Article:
We've been tolerant of mobile operator service problems because our expectations are low; no one expects a voice call made over mobile to be high quality, for example. But if operators plan to be more than just a voice and data provider to businesses, the pressure is on to provide more than just a so-so service. Historically, we …
can we just get rid of mobile internet dongles?
as i've detailed at great length before on here, THEY DON'T WORK. at all.
surely trading standards or the OFT should be investigating this?
personally I think the whole shit idea should be canned until we have the technology and ifrastructure to make it work properly.
You've only got to look at a map of coverage in the US to see the root of the problem - mobile networks want customers so they cover:
a. Large population centers where there are lots of people
b. The roads connecting large population centers.
Since they are looking to sign up customers all they have to do is provide a mediocre service that works "most" of the time ... some signal strength is better than none but there's no real pressure to do more than provide "some" signal. This strategy works fine most of the time but you can see it fall apart when large groups of people come together suddenly - sports events or disasters like Katrina where the mobile phone service in Baton Rouge collapsed overnight (and remained down for weeks) when 60,000 people with mobile phones moved into Baton Rouge from New Orleans overnight.
Mobile operators have no incentive to improve a service that generates a large cash flow for a mediocre service. Since mobile phones are rapidly replacing land lines we are - in effect - moving societies ability to communicate in the event of a disaster back to that of the 50's.
They don't care
Mobile data is a race to the bottom. Cheapest provider wins.. it's much like DSL but at least with that there are business quality providers if you're prepared to pay a bit more. With mobile there's no choice.
I like to do the 'spotify test'. If an (allegedly) 7.2Mbps connection can't reliably stream a 96kbps low quality spotify stream it fails. This isn't a hard test - I'm expecting them to be able to provide a mere 1/75th of their advertised bandwidth.
Where I am (Manchester) the only provider that hasn't consistently failed this test is Vodafone.. coincidentally the most expensive. And they're not exactly stunning either.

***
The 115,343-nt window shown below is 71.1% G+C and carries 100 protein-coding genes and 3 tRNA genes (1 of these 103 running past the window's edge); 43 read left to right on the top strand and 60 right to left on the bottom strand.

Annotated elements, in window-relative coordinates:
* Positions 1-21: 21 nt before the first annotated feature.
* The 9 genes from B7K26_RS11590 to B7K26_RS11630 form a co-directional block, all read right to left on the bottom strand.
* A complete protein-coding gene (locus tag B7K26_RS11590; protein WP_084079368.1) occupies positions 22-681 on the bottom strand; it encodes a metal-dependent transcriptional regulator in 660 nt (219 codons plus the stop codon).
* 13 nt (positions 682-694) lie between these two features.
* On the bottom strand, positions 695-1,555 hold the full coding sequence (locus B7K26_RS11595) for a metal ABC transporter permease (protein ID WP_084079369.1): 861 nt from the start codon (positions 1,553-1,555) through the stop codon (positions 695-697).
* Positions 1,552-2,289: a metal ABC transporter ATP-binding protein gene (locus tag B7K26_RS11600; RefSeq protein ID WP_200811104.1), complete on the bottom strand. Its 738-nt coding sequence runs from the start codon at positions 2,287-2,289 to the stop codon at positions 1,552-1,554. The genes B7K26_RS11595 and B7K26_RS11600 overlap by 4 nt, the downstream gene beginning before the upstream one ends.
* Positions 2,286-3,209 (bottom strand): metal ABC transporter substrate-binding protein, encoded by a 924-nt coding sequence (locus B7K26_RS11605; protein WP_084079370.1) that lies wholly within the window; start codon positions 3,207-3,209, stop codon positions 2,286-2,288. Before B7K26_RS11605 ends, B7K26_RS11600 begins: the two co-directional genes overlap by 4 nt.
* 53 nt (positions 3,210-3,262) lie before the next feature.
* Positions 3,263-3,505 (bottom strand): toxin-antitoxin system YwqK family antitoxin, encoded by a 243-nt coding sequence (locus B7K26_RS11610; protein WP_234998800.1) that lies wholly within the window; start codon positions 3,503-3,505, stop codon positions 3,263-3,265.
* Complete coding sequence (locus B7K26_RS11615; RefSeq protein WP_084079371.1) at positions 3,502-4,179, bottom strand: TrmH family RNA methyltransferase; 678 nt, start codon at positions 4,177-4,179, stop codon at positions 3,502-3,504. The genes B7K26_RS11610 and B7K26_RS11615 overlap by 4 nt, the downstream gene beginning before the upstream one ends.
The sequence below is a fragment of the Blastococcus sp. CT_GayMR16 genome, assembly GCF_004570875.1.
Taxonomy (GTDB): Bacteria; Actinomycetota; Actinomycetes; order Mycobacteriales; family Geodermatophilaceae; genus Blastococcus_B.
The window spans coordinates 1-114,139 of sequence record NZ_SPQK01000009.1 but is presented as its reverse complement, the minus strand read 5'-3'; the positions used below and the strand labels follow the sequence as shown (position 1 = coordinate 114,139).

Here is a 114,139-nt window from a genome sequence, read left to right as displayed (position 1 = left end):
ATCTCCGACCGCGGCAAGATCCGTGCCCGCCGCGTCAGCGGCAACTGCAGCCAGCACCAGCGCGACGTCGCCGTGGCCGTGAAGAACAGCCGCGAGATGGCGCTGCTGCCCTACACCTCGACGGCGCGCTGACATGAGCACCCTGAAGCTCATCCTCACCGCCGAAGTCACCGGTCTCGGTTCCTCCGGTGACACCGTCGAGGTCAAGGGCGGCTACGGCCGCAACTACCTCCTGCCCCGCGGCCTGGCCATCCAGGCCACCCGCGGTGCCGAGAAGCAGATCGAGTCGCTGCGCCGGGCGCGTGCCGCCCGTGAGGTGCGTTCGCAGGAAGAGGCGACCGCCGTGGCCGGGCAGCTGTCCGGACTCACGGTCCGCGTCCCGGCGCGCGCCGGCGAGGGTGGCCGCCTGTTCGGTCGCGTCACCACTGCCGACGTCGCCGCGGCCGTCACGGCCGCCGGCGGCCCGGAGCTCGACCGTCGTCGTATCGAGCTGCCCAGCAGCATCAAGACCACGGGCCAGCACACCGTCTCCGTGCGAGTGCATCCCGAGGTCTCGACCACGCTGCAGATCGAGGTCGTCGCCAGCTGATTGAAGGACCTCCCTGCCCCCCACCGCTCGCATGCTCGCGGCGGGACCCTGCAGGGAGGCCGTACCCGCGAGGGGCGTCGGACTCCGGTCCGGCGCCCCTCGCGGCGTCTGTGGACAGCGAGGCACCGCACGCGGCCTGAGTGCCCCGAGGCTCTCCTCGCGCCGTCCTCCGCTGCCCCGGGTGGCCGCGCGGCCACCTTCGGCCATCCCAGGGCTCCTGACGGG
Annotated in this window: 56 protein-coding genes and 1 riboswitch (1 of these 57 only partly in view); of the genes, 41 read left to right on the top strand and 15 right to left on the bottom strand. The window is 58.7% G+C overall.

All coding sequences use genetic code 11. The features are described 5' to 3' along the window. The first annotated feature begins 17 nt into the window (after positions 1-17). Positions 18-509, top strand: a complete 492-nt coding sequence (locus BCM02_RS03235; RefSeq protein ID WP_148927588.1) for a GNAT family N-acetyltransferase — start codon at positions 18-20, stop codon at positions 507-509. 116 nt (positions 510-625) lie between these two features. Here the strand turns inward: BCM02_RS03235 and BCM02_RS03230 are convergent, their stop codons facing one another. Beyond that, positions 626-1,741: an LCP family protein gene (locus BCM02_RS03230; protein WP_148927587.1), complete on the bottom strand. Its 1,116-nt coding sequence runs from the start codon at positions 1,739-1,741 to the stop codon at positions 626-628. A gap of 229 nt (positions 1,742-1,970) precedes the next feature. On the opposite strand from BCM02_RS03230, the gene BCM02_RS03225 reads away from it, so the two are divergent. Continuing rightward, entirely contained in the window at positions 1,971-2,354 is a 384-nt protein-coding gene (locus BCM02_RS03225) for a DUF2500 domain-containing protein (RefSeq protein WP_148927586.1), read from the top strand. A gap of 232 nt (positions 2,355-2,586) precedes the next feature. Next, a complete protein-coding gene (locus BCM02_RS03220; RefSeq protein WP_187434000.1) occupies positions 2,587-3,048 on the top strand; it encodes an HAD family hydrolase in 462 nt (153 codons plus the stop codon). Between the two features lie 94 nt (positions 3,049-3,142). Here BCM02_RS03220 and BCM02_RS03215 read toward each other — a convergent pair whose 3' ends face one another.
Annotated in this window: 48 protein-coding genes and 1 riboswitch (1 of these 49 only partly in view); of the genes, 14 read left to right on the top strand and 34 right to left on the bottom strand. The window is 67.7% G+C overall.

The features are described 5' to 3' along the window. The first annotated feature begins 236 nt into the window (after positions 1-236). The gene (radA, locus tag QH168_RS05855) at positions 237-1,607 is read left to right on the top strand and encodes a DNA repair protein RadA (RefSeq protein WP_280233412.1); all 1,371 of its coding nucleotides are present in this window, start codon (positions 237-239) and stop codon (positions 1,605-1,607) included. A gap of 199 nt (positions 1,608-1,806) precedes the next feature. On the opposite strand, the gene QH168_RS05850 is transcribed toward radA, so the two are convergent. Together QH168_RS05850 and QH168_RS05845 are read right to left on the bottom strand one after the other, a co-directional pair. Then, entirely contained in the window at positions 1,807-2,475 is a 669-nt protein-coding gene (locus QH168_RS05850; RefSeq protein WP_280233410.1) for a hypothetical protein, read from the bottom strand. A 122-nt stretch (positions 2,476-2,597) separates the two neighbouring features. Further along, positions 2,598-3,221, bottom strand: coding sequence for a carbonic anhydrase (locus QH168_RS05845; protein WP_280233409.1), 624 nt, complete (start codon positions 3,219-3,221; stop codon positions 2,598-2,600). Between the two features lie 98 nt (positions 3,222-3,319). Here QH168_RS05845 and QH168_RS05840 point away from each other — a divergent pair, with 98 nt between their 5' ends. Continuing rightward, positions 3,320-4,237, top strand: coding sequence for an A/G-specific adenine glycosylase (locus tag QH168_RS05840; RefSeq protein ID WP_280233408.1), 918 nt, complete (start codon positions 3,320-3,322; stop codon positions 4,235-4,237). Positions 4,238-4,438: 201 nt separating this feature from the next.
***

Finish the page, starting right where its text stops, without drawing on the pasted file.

Maybe by the time LTE is rolled out 96kbps will be achievable... :p
The real problem for mobile data quality
Is for the types of business roles that mean you could be any location in the UK at any time. You simply cannot rely on the connection to be available (even for a telephone call never mind data). Given that we have had to work around connectivity problems by transferring data whilst travelling or at a stronger connection location, but trying to hunt for those can be an issue on its own. Is 99% reasonable coverage possible at an acceptable cost to the providers? I don't have that answer, but if there could be a promissory that big clients will pay for the service they want to rely on, then it could be a good thing?
@Version 1.0. No data problems in the US
Must be looking at Sprint, T-Mobile, or (to a lesser extent) AT&T's map. This is one instance where I must rub it in as a US'ian compared to the "bad or even worse" choice you seem to have in the UK.
Verizon doesn't have blanket coverage -- nobody does -- but it's good. I've gone on several 1000 mile road trips, with high speed data for all but maybe 5 or so miles (going south to New Orleans there was about a 30 mile stretch (in Missouri) where I dropped to 144kbps 1X data, but the other ~900 miles was high speed the entire way.)
If I'm not riding in a car? Forget about it, I will be getting at least 800kbps and have seen over 1.5mbps pretty often. And this is on an older card that is EVDO Rev 0 (2.4mbps peak) instead of Rev A, and that was known for poor RF when it was new. EVDO Rev A has only a peak speed of 3.1mbps, but Verizon says to expect typical speeds of 600kbps-1.4mbps, and I see those speeds even with my older card -- none of this "7.2mbps on paper, but 100kbps in reality" type stuff. I'm VERY VERY surprised if I end up somewhere where my card isn't fast enough to stream videos.
We saw it with DSL/Cable ISPs, and now the mobile companies are doing the same thing: They sign up more people than can be sustained by their network infrastructure... and instead of being forced to supply what they are supposed to deliver, they now talk of charging structure and having to prioritise traffic.
Bottom-line, this is equivalent to a shop selling more items than it has in stock while promising you a delivery date it simply cannot achieve for most. And when you complain that your purchases haven't arrived yet, you get told that your purchase has been shunted aside to provide stock for a preferred customer.
We wouldn't take it from a brick-and-mortar shop, why do we accept this attitude from ISPs and TelCos?
AT&T is terrible around New York state.
I can count on loosing voice calls from home at least once per 15 minutes, unless I go stand in the yard (no, I don't have an iphone).
I just looked it up, and the coverage map shows that we're in the "Best" coverage category.
Honestly, given the poor voice connectivity, why would anybody expect anything better for data?
Connecting in the first place is slow
I find it slow to connect to a mobile data service. I thought that mobile data was supposed to be an "always on" and "packet based" service.
- Batten down the hatches, Ubuntu 14.04 LTS due in TWO DAYS
- FOUR DAYS: That's how long it took to crack Galaxy S5 fingerscanner
- Did a date calculation bug just cost hard-up Co-op Bank £110m?
- Feast your PUNY eyes on highest resolution phone display EVER
- Wall St's DROOLING as Twitter GULPS DOWN analytics firm Gnip